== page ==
Introduction to Jetty

last modified January 27, 2024

This is an introductory Jetty tutorial. The purpose of this tutorial is to get you started with Jetty. The tutorial has been created and tested on Linux. This tutorial covers Jetty version 11.

About Jetty

Jetty is an open source project providing an HTTP server, an HTTP client, and a Java servlet container. The project is a part of the Eclipse Foundation. Jetty is a mature project, which started in 1995. Jetty can be easily embedded in devices, tools, frameworks, application servers, and clusters.

Jetty also supports additional Java technologies including:

Installing Jetty

In this article we work on a local computer. Detailed instructions to install Jetty on a remote server are provided in a separate chapter. First, we download Jetty from the Eclipse's download page to a directory of our choice.

$ unzip jetty-home-11.0.7.zip

We unpack the compressed file.

$ ls jetty-home-11.0.7
bin  etc  lib  LICENSE.txt  modules  NOTICE.txt  README.adoc  start.jar  VERSION.txt

We list the contents of the directory. The bin directory contains utility scripts to help run Jetty on Unix systems. The lib directory contains all JAR files necessary to run Jetty. The modules directory has module definitions where a module is a configuration file that includes all the libraries, dependencies, XML and template INI files for a Jetty feature. The start.jar is used to invoke Jetty.

$ export JETTY_HOME=/home/janbodnar/bin/jetty-home-11.0.7

A JETTY_HOME environment variable is created.

Running Jetty

To run the Jetty server, we use the start.jar file.

$ java -jar $JETTY_HOME/start.jar --add-modules=server,http

We create start.d directory which contains the configuration of the server.

$ java -jar $JETTY_HOME/start.jar

We run the server passing the start.jar file to the java command. The start.jar builds a classpath and executes a main java class with a classloader built from that classpath. By default the start.jar mechanism is configured to start the Jetty server, but it can be configured to start any Java main class.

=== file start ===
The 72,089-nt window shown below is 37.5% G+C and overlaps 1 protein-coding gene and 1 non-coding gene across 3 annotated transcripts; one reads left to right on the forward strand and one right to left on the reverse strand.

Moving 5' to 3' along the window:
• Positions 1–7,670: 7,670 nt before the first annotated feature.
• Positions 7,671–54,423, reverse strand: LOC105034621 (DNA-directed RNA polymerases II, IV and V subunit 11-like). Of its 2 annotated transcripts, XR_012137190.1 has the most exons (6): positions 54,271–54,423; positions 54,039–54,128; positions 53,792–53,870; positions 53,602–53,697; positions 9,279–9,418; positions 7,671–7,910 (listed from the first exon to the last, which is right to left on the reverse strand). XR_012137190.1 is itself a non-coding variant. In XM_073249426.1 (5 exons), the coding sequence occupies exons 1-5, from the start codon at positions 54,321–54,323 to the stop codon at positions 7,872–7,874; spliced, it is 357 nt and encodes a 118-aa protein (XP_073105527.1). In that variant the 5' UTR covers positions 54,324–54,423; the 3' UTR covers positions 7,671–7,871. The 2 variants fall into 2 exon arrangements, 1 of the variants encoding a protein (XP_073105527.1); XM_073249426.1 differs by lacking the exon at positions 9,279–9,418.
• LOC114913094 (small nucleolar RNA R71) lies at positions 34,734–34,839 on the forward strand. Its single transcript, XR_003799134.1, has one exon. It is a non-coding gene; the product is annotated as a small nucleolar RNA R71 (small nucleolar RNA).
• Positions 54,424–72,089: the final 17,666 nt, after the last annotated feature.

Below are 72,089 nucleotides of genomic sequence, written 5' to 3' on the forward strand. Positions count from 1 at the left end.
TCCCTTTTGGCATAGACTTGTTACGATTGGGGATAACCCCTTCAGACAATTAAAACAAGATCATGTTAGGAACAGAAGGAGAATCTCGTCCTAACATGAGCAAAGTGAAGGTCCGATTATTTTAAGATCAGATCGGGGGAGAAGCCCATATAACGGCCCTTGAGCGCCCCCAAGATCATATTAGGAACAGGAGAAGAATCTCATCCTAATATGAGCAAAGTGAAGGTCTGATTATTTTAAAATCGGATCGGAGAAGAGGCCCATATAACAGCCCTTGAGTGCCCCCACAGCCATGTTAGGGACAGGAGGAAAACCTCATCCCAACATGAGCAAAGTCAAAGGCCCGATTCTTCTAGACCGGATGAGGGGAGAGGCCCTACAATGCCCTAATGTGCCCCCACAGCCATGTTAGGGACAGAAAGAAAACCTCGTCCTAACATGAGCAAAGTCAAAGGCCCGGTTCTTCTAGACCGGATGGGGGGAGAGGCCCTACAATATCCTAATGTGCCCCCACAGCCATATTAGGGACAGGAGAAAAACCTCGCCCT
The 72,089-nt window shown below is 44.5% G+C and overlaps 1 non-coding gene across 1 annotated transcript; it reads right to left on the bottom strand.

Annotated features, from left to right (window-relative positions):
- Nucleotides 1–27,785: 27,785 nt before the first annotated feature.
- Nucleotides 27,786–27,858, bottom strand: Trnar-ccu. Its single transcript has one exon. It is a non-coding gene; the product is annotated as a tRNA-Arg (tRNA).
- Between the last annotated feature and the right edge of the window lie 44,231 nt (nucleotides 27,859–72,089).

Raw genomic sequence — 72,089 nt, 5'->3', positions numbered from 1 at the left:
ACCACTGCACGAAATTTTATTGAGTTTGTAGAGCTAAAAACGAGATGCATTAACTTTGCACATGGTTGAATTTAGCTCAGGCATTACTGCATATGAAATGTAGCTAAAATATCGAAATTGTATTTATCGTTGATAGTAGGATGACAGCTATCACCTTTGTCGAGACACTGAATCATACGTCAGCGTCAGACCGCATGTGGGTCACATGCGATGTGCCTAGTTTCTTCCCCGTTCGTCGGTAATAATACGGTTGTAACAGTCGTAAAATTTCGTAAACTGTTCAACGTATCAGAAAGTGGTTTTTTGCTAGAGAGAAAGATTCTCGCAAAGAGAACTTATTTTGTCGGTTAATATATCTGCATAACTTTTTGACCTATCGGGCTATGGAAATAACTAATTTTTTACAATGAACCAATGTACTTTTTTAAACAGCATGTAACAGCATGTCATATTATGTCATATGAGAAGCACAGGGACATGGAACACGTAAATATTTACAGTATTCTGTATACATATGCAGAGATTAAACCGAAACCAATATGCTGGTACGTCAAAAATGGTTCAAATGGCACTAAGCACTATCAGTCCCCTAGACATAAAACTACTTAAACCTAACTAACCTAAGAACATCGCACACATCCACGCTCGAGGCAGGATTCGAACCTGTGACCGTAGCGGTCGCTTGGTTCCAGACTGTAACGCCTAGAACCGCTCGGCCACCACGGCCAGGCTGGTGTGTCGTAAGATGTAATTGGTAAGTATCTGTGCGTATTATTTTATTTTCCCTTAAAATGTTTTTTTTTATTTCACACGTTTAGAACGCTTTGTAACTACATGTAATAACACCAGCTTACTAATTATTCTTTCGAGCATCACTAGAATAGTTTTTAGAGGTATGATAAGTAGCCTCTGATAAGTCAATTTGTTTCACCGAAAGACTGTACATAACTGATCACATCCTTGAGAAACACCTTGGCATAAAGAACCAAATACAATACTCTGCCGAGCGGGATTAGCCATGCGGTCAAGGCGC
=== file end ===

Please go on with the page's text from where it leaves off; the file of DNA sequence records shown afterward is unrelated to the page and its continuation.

We can now navigate a browser at this server at http://localhost:8080.

$ curl localhost:8080
<!DOCTYPE html>
<html lang="en">
<title>Error 404 - Not Found</title>
<meta charset="utf-8">
<style>body { font-family: sans-serif; } table, ...
<h2>Error 404 - Not Found.</h2>

We use a command line tool curl to do the HTTP request. The server returns a 404 error—there is no application in the webapps directory yet.


Starting with Jetty 9.1, it is possible to maintain a separation between the binary installation of the standalone Jetty called Jetty home, and the customizations for a specific environment called Jetty base. Jetty home is the location for the Jetty distribution binaries, default XML configurations, and default module definitions. Jetty base is the location for configurations and customizations to the Jetty distribution.

$ mkdir my-base
$ cd my-base/

We create a my-base directory which will be our Jetty base.

$ export JETTY_BASE=/home/janbodnar/prog/jetty/my-base

A JETTY_BASE environment variable is created. Jetty determines the Jetty home and Jetty base locations either from environment variables or from properties.

Three important items of a Jetty base are the start.d configuration directory, the start.ini configuration file, and the webapps directory. We use the start.jar to enable necessary modules of Jetty. The --add-module option adds the given module to the list of modules enabled at when Jetty starts.

$ java -jar $JETTY_HOME/start.jar --add-module=deploy

The start.ini file is created and the deploy module is added to it. Also the webapps directory is created.

$ java -jar $JETTY_HOME/start.jar --add-module=http

The http module configuration named http.ini is created in the start.d directory.

$ tree
├── resources
│   └── jetty-logging.properties
├── start.d
│   ├── deploy.ini
│   ├── http.ini
│   └── server.ini
└── webapps

3 directories, 4 files

At this moment we have this content in our Jetty base directory. Actually, we have enabled more than two modules—modules may have dependent modules and these were enabled as well. For instance, by enabling the http module we have activated the server module as well.

$ java -jar $JETTY_HOME/start.jar --list-modules
Enabled Modules:
    0) resources       transitive provider of resources for logging-jetty
    1) logging/slf4j   transitive provider of logging/slf4j for logging-jetty
                       dynamic dependency of logging-jetty
    2) logging-jetty   transitive provider of logging for threadpool
                       transitive provider of logging for bytebufferpool
                       transitive provider of logging for server